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Breaking down boots, frunks and other quandaries when buying a car

By Maxine Ashford | March 11, 2024


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For anyone with the slightest sign of number blindness buying, owning and driving a car can be a complete mental minefield

Breaking down boots, frunks and other quandaries when buying a car

For anyone with the slightest sign of number blindness buying, owning and driving a car can be a complete mental minefield.

For starters, all the sat nav instructions simply assume we can easily calculate what 200 yards equates to. I hear “turn left in 200 yards” and my brain gets me thinking about how long it took Usain Bolt to sprint round half an Olympic athletics track, which is 200 metres. By the time all those calculations have taken place, the turning has long gone and the system is ‘recalculating’ my route. It was 19.19 seconds by the way.

Then there are the dimensions of the car itself. Take boot sizes for example, they are measured in wet and dry litres. Week after week in my job I write down these figures in car reviews and, although I know the numbers are big or small compared to other models, it doesn't really register in my brain how much stuff will actually fit.

With this thought in mind and armed with a standard-sized airline cabin bag courtesy of Thule, I went searching for some realistic answers.

The car in question for my experiment was the all-new BMW iX2, which I am reliably informed, has a boot capacity of 510 litres, increasing to 1,420 litres with the split-folding rear seats dropped flat.

But what do those numbers equate to in real-world thinking? Well, thanks to volunteers Andy and Ella, we aimed to explain things in layman’s terms … literally! That’s because they kindly agreed to lay flat out in the boot and, as you can see, Ella at 5ft 2ins fits in perfectly. On the other hand, Andy stretches 6ft 4ins which is too long for this car’s boot. That may sound trivial, but it’s useful if visiting a famous Swedish flatpack furniture store.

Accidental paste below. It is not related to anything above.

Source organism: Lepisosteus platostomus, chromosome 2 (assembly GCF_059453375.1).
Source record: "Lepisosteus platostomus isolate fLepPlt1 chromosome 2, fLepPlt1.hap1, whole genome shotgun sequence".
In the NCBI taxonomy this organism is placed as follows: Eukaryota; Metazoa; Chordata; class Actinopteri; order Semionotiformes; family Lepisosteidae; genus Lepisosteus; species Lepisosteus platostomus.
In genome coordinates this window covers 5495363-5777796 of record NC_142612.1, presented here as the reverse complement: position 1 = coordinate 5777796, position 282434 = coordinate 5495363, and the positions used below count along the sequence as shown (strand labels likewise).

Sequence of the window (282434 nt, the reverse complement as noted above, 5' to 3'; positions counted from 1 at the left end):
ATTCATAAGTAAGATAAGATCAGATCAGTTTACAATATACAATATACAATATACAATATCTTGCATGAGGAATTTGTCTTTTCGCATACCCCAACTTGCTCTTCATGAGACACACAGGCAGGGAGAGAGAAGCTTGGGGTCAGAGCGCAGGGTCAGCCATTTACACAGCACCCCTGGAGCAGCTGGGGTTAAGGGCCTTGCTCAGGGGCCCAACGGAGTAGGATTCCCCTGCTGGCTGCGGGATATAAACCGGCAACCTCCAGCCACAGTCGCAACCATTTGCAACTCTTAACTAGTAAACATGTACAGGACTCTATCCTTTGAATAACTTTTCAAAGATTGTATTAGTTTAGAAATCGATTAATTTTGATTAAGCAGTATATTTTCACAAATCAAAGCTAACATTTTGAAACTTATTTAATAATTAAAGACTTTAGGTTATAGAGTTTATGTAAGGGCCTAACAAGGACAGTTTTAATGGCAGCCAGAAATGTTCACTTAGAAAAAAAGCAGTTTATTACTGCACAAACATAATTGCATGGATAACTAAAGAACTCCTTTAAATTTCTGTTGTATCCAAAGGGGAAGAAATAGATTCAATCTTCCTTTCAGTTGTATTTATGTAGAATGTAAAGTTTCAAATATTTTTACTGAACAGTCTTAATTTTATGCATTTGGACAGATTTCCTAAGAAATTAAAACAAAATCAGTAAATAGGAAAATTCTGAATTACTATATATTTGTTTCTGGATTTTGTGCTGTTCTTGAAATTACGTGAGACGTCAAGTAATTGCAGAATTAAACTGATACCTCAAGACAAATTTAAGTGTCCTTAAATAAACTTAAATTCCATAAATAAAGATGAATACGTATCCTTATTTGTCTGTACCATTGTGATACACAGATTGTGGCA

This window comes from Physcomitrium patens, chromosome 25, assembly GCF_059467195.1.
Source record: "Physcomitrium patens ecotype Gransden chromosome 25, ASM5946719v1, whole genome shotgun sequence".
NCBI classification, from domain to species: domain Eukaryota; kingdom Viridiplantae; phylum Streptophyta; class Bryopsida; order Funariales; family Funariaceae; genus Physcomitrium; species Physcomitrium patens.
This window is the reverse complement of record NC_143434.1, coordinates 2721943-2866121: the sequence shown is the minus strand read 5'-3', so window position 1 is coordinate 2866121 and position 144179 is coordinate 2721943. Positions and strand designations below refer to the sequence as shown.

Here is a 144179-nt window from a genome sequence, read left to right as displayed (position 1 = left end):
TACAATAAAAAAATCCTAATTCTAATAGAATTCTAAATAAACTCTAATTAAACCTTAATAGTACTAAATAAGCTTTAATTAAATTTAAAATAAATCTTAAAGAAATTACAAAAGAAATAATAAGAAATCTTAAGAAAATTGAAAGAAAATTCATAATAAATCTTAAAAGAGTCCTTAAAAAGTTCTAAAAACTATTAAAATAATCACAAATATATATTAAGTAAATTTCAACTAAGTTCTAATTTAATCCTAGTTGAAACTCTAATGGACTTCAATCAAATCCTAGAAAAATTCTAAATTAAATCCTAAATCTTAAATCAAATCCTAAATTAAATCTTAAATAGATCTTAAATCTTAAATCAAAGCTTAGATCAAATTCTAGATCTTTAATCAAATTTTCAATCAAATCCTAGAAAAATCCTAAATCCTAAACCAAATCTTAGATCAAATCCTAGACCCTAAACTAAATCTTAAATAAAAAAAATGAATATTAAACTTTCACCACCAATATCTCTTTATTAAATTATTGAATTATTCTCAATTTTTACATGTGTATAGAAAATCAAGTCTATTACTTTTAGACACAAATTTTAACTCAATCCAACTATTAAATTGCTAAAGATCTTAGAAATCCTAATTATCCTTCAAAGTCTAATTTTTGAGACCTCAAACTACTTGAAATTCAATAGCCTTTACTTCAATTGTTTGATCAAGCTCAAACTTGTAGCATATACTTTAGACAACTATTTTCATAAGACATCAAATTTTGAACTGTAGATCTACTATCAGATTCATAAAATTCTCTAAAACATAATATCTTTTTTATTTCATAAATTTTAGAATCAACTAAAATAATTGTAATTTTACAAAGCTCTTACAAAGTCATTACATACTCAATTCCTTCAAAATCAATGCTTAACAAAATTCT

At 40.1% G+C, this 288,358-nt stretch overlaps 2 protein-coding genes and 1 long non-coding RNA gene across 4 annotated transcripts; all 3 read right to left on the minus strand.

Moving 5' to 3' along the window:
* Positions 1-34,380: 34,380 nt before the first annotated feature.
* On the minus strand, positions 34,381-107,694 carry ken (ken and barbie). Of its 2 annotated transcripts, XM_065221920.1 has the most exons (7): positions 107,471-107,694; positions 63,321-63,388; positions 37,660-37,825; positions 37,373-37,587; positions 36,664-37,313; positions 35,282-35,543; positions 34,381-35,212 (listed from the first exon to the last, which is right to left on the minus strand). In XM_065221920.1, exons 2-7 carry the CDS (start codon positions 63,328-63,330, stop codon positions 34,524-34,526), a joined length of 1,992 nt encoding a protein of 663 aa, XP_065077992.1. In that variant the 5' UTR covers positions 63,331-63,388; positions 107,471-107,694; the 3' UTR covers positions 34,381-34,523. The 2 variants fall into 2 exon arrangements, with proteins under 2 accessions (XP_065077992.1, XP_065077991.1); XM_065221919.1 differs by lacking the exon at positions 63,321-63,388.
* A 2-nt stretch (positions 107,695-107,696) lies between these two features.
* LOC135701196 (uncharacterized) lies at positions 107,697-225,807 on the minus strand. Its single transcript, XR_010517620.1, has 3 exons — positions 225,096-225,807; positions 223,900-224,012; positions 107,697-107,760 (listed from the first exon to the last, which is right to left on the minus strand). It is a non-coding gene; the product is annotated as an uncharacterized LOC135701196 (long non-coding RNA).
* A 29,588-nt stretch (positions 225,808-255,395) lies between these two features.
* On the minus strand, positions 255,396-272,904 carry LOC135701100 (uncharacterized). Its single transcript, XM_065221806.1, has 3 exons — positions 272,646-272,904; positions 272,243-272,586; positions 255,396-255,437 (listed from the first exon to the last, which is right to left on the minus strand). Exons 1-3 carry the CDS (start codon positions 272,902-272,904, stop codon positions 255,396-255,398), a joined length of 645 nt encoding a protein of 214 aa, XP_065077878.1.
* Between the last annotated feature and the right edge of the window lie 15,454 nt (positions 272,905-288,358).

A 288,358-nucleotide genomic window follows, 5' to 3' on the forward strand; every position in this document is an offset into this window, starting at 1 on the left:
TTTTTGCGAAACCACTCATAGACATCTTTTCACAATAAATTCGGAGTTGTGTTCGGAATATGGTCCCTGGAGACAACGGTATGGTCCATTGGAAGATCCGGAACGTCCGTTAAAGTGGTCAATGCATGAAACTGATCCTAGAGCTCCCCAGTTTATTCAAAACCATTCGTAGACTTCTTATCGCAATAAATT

So, in reality the BMW iX2 boot can hold three Ellas side by side with ease or two Ellas and two or three standard cabin bags, depending on whether they are upright or laying on their sides. Isn’t that easier to comprehend than 1,420 litres?

But we now have another issue dimension-wise as many electric vehicles have a frunk of froot – quirky names for added storage beneath the bonnet (front trunk or front boot).

Once again these are measured in litres. Normally they are large enough to swallow a small holdall, some shopping or charging cables, but on exploring the multi-award-winning Kia EV9 recently, we noticed something very strange.

There is an emergency release switch inside the storage area. Now I can understand there being a manual release lever in a boot in case someone becomes trapped inside, but this space is tiny. It measures 90 litres in capacity which is probably large enough for a small dog, which unless it has been trained by Pavlov, will not have the intelligence to pull the lever to release the bonnet.

So, why is it there? We asked Kia that same question and it seems they are following US legislation, explaining: “There is a requirement in the US to have an emergency release inside the frunk/trunk in case a person is able to get inside. From Kia’s perspective, this has become standard across all Kia EV9 cars sold globally, to ensure the safety of passengers. The US rule is not currently a European requirement or legislation, but this could change in the future. Therefore, we can think of it as an additional safety feature.”

So that’s good news for contortionists out there then. 

While we have approached this in a somewhat flippant manner, hopefully we have made you think a little about how many random numbers are thrown at us every day and how we are meant to make sense of them.

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